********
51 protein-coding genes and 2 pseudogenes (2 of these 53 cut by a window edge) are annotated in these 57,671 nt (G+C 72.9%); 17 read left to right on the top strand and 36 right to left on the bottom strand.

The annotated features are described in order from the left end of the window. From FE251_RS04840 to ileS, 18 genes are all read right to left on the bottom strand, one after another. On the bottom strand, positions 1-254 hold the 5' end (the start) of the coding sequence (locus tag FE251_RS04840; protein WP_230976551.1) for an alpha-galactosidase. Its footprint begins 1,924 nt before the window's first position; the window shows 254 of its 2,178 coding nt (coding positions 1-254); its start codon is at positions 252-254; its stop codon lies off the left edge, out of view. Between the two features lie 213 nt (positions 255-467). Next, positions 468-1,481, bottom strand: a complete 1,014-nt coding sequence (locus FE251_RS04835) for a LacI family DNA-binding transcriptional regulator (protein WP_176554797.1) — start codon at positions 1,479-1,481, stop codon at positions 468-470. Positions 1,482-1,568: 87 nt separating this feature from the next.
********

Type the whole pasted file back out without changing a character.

51 protein-coding genes and 2 pseudogenes (2 of these 53 cut by a window edge) are annotated in these 57,671 nt (G+C 72.9%); 17 read left to right on the top strand and 36 right to left on the bottom strand.

The annotated features are described in order from the left end of the window. From FE251_RS04840 to ileS, 18 genes are all read right to left on the bottom strand, one after another. On the bottom strand, positions 1-254 hold the 5' end (the start) of the coding sequence (locus tag FE251_RS04840; protein WP_230976551.1) for an alpha-galactosidase. Its footprint begins 1,924 nt before the window's first position; the window shows 254 of its 2,178 coding nt (coding positions 1-254); its start codon is at positions 252-254; its stop codon lies off the left edge, out of view. Between the two features lie 213 nt (positions 255-467). Next, positions 468-1,481, bottom strand: a complete 1,014-nt coding sequence (locus FE251_RS04835) for a LacI family DNA-binding transcriptional regulator (protein WP_176554797.1) — start codon at positions 1,479-1,481, stop codon at positions 468-470. Positions 1,482-1,568: 87 nt separating this feature from the next.